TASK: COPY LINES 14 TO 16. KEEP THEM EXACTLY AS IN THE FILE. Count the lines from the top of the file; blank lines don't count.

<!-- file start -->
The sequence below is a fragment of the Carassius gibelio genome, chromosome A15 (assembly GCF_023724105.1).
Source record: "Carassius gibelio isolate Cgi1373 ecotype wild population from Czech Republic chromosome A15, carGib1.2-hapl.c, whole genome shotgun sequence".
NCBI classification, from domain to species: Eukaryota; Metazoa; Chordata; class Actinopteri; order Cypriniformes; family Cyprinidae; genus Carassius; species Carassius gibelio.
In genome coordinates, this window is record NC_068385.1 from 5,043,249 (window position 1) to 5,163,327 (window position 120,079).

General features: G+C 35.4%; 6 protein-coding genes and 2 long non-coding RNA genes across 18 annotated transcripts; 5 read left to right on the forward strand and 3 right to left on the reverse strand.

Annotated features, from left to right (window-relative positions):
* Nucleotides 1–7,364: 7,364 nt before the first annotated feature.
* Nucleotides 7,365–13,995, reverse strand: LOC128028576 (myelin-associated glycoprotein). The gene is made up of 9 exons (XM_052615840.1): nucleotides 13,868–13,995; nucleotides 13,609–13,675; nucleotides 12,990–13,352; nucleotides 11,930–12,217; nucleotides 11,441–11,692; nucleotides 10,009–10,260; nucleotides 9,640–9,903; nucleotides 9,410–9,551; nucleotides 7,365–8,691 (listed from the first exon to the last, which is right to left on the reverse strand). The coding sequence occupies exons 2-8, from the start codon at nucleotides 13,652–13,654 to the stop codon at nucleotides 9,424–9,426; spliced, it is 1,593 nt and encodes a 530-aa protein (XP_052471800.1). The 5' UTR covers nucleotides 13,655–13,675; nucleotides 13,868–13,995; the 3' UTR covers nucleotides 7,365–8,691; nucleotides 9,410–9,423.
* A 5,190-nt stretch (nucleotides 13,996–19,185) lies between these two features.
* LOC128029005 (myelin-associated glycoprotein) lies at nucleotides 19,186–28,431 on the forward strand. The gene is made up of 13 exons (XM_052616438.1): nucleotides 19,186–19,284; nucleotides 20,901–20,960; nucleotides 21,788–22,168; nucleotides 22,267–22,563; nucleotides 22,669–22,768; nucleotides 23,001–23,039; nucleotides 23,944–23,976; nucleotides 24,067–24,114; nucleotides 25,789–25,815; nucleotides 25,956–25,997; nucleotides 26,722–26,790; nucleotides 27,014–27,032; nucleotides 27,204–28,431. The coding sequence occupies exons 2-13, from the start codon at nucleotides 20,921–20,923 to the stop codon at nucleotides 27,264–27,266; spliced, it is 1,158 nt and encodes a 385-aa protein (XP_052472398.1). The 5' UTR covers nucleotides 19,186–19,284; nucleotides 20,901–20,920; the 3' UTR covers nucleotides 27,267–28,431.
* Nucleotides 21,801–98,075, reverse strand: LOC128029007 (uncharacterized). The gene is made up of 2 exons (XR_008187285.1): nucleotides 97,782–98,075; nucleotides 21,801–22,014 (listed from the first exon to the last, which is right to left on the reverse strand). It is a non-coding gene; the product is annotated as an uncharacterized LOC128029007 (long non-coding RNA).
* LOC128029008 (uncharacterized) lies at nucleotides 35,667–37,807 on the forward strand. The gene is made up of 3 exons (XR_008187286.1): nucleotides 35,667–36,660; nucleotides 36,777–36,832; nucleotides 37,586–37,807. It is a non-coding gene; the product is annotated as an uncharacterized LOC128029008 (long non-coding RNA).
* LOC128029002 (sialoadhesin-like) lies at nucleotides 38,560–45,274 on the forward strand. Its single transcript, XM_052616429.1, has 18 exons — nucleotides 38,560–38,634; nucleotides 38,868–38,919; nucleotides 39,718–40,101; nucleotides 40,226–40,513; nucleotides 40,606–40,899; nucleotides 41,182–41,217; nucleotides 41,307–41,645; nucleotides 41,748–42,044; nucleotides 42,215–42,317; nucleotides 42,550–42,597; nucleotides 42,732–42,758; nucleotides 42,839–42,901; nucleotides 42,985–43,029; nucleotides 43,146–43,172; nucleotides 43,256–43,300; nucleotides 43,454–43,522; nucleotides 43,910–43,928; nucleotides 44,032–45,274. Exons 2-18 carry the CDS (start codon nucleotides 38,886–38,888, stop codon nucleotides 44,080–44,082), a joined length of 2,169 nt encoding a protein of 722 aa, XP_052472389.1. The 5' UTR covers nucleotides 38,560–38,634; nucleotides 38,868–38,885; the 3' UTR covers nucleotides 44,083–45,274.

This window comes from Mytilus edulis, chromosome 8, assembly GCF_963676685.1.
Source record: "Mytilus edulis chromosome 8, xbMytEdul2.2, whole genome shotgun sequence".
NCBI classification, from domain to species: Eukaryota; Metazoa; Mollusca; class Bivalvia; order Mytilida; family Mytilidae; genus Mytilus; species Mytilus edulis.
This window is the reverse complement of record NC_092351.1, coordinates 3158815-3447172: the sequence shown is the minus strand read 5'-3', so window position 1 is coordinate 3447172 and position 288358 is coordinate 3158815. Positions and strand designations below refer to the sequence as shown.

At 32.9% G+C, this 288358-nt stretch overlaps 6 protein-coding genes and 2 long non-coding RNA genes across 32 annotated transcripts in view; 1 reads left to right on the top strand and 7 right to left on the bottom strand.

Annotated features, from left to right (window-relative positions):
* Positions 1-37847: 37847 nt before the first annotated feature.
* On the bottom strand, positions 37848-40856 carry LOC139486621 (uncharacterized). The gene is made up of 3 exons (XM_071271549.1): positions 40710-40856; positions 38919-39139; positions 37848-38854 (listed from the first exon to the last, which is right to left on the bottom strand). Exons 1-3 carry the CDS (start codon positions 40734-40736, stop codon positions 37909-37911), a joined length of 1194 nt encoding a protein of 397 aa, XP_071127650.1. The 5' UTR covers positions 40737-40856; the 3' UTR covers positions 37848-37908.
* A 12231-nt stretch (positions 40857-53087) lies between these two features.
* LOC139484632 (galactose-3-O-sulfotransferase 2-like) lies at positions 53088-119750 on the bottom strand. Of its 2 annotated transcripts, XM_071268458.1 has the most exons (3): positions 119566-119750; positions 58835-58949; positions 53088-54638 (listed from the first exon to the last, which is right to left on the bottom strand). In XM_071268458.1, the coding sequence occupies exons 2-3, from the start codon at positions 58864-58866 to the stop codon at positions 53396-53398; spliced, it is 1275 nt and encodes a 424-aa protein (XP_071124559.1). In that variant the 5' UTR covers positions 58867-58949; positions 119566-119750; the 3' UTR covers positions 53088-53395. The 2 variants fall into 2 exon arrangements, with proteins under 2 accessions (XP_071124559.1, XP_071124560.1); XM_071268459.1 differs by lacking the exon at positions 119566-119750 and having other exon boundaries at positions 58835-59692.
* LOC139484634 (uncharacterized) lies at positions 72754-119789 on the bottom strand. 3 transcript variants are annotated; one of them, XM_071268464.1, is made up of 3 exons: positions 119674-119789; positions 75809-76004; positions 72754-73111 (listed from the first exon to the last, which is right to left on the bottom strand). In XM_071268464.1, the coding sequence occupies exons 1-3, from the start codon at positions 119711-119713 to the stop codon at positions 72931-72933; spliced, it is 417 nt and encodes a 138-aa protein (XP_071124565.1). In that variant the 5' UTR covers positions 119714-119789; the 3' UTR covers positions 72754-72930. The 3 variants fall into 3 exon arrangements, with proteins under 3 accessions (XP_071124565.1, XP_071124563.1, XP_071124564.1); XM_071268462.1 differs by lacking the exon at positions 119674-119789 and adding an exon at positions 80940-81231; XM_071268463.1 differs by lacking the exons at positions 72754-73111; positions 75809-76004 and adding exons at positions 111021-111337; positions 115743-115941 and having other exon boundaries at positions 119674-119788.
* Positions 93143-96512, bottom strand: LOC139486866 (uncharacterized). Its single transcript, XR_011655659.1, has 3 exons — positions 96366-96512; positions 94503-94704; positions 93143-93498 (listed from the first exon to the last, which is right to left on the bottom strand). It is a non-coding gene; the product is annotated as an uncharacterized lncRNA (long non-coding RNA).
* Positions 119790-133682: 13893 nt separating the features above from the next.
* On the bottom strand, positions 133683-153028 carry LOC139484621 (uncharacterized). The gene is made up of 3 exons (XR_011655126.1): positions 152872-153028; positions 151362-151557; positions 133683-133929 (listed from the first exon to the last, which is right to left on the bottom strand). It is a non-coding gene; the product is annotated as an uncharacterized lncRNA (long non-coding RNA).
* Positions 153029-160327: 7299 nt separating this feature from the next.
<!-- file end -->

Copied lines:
This window comes from Mytilus edulis, chromosome 8, assembly GCF_963676685.1.
Source record: "Mytilus edulis chromosome 8, xbMytEdul2.2, whole genome shotgun sequence".
NCBI classification, from domain to species: Eukaryota; Metazoa; Mollusca; class Bivalvia; order Mytilida; family Mytilidae; genus Mytilus; species Mytilus edulis.